Building a better industry
There have been some doubts and concerns, particularly over private-sector influence in the standards decision-making process and on the question of how to protect a company’s discretion on internal production methods. Currently, the APTA standards committee is striving to make sure that a reduction in product differentiation among suppliers does not hurt or inhibit a supplier’s capacity to distinguish itself from the competition.
“We are working on addressing the issue of protecting proprietary information among our business member colleagues,” says Cannito. “We want it to be like any other industry where manufacturers can differentiate themselves in what they make internally but still allow all systems to do the same thing.”
He uses the computer industry as an example, pointing out that Microsoft systems work across platforms made by multiple manufacturers. So far, APTA is paying attention to these concerns from both the business and the agency sides.
“Concern has been expressed by the BMBG about the extent of supplier participation at the policy level of APTA’s standards development program,” Green says. “But so far, most of the important issues we’ve raised have been addressed.”
Cannito cautions that there are still segments of the industry requiring attention, while others have already immersed themselves in the quest to improve standards. “Vehicle manufacturers are one of the major advocates of standards because they are a lot like transit agencies in that they are integrators that buy parts from all over the industry,” he says. Standards help them a great deal and, in the process, bring greater interchangeability and interoperability to the entire industry.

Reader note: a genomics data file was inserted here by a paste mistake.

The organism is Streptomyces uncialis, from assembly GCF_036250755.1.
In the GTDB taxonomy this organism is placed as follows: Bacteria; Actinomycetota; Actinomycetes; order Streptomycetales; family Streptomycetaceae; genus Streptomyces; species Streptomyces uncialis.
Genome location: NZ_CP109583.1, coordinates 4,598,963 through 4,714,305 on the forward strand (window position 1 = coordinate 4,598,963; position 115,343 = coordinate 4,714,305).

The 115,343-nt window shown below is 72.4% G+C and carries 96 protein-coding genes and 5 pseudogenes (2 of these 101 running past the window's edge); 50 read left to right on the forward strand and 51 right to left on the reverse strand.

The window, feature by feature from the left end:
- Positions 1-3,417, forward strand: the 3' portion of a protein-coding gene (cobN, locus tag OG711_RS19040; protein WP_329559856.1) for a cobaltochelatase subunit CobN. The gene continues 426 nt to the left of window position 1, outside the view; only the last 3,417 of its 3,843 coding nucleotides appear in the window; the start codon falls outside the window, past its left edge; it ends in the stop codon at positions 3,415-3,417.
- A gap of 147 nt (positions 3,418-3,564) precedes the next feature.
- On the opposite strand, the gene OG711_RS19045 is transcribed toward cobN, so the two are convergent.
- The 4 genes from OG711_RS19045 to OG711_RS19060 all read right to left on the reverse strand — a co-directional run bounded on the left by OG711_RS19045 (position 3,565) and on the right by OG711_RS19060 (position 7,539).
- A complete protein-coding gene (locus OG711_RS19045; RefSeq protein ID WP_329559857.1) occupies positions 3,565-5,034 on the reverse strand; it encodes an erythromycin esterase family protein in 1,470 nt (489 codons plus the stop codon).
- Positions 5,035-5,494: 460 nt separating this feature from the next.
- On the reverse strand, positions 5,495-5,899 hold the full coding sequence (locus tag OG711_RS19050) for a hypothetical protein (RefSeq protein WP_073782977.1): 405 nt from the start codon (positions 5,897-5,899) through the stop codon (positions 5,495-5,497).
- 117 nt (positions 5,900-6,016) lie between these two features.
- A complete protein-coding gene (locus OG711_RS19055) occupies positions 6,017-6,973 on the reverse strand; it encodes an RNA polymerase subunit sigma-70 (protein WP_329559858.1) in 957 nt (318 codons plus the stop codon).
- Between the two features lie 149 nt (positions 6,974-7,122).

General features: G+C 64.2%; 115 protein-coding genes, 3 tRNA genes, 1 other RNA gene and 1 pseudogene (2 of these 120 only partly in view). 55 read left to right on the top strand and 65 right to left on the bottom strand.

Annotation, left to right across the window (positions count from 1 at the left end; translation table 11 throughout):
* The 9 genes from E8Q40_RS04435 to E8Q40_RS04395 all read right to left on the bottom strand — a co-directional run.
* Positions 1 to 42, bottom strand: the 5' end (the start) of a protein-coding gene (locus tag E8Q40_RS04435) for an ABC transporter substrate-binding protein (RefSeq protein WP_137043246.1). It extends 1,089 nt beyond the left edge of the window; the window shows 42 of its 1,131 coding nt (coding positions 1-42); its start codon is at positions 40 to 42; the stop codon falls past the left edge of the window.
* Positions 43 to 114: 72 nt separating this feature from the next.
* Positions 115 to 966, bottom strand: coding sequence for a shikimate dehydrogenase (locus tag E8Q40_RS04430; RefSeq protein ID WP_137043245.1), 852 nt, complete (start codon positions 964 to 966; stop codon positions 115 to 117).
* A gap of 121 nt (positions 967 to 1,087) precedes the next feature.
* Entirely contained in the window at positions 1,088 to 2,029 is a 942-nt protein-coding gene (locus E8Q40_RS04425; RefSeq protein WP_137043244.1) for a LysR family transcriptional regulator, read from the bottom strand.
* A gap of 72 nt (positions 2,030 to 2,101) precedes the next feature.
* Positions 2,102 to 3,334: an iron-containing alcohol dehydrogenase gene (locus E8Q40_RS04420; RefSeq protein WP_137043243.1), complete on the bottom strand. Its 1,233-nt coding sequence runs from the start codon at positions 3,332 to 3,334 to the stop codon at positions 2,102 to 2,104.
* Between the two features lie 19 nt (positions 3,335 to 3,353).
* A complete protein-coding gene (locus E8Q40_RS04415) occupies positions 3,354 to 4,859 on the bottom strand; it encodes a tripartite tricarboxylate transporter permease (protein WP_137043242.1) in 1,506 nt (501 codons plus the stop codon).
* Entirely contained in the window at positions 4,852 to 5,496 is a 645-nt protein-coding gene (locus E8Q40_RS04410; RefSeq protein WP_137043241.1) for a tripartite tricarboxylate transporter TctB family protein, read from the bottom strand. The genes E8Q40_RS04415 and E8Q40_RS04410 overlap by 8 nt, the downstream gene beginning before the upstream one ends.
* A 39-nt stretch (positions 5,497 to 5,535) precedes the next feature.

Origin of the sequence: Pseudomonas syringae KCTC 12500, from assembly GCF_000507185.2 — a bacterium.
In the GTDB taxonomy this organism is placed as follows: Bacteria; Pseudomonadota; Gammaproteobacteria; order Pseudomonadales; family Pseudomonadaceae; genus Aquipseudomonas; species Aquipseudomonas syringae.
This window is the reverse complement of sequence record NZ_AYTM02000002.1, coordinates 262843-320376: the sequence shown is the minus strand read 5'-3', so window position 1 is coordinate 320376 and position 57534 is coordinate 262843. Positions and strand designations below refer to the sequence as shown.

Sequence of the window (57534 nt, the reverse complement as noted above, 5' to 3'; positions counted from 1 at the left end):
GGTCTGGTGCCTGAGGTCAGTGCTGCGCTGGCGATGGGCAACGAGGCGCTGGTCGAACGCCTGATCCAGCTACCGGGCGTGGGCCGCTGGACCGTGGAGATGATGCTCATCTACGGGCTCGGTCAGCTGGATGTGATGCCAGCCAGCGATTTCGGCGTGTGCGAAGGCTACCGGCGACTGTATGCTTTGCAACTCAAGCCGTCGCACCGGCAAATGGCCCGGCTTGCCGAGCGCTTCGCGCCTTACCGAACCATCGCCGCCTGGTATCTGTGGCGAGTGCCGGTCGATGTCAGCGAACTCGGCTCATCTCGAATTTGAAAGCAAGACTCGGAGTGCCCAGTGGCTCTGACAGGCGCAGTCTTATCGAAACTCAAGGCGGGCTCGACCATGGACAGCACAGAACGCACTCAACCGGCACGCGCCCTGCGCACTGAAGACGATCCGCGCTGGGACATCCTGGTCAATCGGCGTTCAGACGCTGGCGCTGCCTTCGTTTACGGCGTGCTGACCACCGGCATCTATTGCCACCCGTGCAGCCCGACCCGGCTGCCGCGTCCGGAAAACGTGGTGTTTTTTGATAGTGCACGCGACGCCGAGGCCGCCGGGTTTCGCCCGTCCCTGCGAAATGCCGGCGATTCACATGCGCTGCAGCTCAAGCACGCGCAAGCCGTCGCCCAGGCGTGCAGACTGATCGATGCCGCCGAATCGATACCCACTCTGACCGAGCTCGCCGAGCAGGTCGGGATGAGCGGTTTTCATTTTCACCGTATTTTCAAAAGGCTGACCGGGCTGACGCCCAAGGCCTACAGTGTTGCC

The standards horizon
In the long run, better standards lead to lower agency operating costs, which lead to more disposable funds. They also breed a more consistent manufacturing process that reduces overall production costs and helps simplify maintenance and parts acquisition. During the procurement itself, the development of specifications is immeasurably easier and less costly with increased standards usage. Most importantly, standards contribute greatly to safety by ensuring that products and components are meeting minimum requirements.
APTA recently approved a dues increase for all members to go towards funding standards creation. This will breathe even more momentum into the effort.
Much of the hard work is out of the way, according to Cannito, but he says people need to better understand the purpose of standards development to ensure that established transit standards are in fact used. Overall, he says, the committee is making good progress. “We are still early in the process, but I think it is going to become a major part of APTA.”